Yesterday, Green Eatz attended a lecture on the vision for a Zero Carbon Britain by 2030: Dream or Reality?, organised by the British Council and presented by Peter Harper from the Centre for Alternative Technology in Wales.
A think-tank of academics and experts in Green Technology envisioned a Britain with a zero carbon footprint and then came up with a strategy on how it could be achieved. They have produced a 384-page report that can be downloaded for free at Zero Carbon Britain, but here it is summarized in just 1 blog post!
The Plan in a Nutshell!
The three major strategies in achieving a zero carbon society:
- Power Down – reduction in demand for power
- Power Up – energy production from low or carbon neutral sources
- Land Use – reduction in livestock and increased carbon storage
Zero Carbon Britain: Power Down
In Britain, energy usage needs to be reduced by 50% to achieve zero carbon. This sounds like a massive and impossible target, but the report shows how it can be achieved through a combination of reduced demand and improved efficiency.
- Refurbishment of existing housing and buildings to improve insulation and use energy conservation practices.
- New buildings to be constructed according to strict environmental codes.
- Usage of natural building materials to act as carbon stores.
- Shifting from private car use to public transport and car sharing.
- Switching of transport fuel from petrol to electricity with limited biofuels.
- Expansion of high-speed rail and sea networks to reduce aviation needs.
- Increased usage of internet technology to reduce transport needs.
Zero Carbon Britain: Power Up
Britain’s reputation as being a wet and windy country may now be its saving grace! Offshore wind power generation can be used for the majority of its electricity needs in 2030. Of course, this presents significant logistical problems, as it isn’t easy plonking an enormous wind turbine in a stormy sea and they are going to need an awful lot of them, but it is certainly a technically feasible option. It will also generate at least 300,000 jobs!
Small-scale local power generators are also part of the vision, where home-owners and small businesses can become part of the push for a zero carbon power supply.
Peter explained that they only considered options that are currently viable, known technologies. Nuclear power was not included due to the inherent problems with safety and nuclear waste storage. As the UK’s supply of North Sea oil and gas is no longer sufficient to cover all its power needs, moving to renewables removes its dependence on imported high-cost fuels.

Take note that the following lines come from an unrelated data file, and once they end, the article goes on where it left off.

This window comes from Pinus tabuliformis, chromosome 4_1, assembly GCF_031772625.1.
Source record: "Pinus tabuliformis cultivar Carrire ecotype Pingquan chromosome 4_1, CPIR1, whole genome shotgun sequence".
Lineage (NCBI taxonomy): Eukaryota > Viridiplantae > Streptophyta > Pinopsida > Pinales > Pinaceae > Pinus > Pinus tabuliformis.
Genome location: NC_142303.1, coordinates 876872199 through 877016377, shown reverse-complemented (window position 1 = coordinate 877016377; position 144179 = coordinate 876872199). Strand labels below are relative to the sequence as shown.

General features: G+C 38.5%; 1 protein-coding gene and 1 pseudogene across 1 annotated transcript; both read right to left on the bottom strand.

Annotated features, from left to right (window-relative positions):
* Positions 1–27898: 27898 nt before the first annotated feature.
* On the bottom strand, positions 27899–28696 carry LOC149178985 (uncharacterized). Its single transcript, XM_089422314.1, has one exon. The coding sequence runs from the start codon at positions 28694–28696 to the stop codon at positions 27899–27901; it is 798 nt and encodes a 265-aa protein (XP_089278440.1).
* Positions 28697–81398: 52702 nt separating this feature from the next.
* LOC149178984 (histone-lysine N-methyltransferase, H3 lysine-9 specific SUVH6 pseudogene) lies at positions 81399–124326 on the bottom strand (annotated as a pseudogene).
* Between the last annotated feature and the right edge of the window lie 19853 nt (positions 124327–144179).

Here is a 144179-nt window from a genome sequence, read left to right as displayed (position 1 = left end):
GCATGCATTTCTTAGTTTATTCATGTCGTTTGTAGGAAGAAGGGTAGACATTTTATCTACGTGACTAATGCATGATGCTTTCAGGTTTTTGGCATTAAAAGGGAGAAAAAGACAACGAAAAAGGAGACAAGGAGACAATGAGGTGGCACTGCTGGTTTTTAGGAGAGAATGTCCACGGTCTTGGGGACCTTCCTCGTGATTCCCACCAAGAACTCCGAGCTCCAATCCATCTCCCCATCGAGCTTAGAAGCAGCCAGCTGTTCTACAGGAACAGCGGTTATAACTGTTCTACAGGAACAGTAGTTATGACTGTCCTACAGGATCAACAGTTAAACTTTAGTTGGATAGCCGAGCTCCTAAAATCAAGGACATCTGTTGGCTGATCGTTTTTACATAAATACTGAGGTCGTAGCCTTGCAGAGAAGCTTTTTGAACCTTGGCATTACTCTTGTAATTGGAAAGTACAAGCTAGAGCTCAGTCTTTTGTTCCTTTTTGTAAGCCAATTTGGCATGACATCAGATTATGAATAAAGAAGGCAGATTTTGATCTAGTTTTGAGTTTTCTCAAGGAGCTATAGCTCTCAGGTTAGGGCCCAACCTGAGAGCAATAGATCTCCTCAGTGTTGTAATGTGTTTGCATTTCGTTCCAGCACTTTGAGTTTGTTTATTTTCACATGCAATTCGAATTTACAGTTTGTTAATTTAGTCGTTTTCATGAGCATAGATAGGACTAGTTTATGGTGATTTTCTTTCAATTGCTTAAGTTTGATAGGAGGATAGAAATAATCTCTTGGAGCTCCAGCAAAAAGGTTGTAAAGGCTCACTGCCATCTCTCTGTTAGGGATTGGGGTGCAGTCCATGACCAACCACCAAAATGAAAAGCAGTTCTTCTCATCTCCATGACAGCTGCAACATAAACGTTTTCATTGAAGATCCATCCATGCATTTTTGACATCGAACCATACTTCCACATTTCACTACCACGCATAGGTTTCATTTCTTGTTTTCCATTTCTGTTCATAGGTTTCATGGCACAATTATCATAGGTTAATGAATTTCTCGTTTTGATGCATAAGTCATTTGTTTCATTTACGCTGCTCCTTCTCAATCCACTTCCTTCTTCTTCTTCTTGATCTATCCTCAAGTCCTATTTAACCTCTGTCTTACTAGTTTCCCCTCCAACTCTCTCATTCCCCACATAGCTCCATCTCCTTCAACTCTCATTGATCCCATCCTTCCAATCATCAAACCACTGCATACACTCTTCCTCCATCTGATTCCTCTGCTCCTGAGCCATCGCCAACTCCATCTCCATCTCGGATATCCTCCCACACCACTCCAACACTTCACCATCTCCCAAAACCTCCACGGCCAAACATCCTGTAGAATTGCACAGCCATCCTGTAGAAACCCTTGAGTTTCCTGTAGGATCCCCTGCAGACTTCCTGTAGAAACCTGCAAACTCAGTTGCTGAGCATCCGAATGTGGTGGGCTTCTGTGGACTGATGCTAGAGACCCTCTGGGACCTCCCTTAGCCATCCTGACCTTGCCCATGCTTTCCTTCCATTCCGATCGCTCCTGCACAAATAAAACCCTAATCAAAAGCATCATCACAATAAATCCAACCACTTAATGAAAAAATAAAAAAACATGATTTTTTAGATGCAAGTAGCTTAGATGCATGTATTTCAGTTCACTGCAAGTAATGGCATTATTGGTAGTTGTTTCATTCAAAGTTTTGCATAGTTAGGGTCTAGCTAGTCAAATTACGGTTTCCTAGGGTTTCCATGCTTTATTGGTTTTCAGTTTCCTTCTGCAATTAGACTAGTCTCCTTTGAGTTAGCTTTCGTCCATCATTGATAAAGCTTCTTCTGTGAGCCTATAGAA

The fluctuations in supply and demand also require careful management, and this will require co-operation with European countries to create a EU Power Grid.
Zero Carbon Britain: Land Use
At present, livestock farming and grazing accounts for 85% of the greenhouse gases associated with UK agriculture. The 2030 scenario increases the land devoted to crops and reduces livestock farming by around 25%. Cow and sheep stocks are particularly targeted due to the large land area required for grazing.
Meat protein reduces from about a half of protein produced to around a third. This switch to a diet based on a higher proportion of plant proteins matches up with recommendations given by the healthy food pyramid.
In this scenario, two-thirds of farm-land is freed up for other purposes. Some of this land will be used for producing biofuels whilst the remainder is needed for carbon sequestration. As it is not possible to create a society without any emissions, the aim is to offset this by the storage of greenhouse gases through soil management, increasing woodlands and growing non-food plants that are able to store CO2 (biomass).
Did you know that a quarter of your carbon footprint is produced by the food you eat? Find out how you can reduce that at Food’s Carbon Footprint.
‘Better’ not ‘More’
Peter’s personal motivation for becoming involved with this project was his concern for his grand-daughter and her future descendants. Most of the people in the audience were ‘greenies‘ that have already embraced the vision of saving the planet through direct action. So how do we convince the politicians and the general public that all this is possible and necessary to maintain our beautiful world for future generations. Peter suggested that starting a dialogue about Zero Carbon Britain with our friends and colleagues can help to kick-start new ways of thinking. He envisages a planet where we all dream of a Better Quality of Life rather than just trying to get More of Everything.
Although this vision has not been adopted by the UK government, their move to a zero carbon society is far advanced compared to Australia. By 2009, emissions had been cut by 21% compared to 1990 levels and their target is 34% by 2020. All makes Australia’s target of 5% by 2020 look rather shameful.
Let me hear your comments! How do we convince people to make small sacrifices for the greater good? And can Julia Gillard persuade the electorate to give their support for a carbon tax?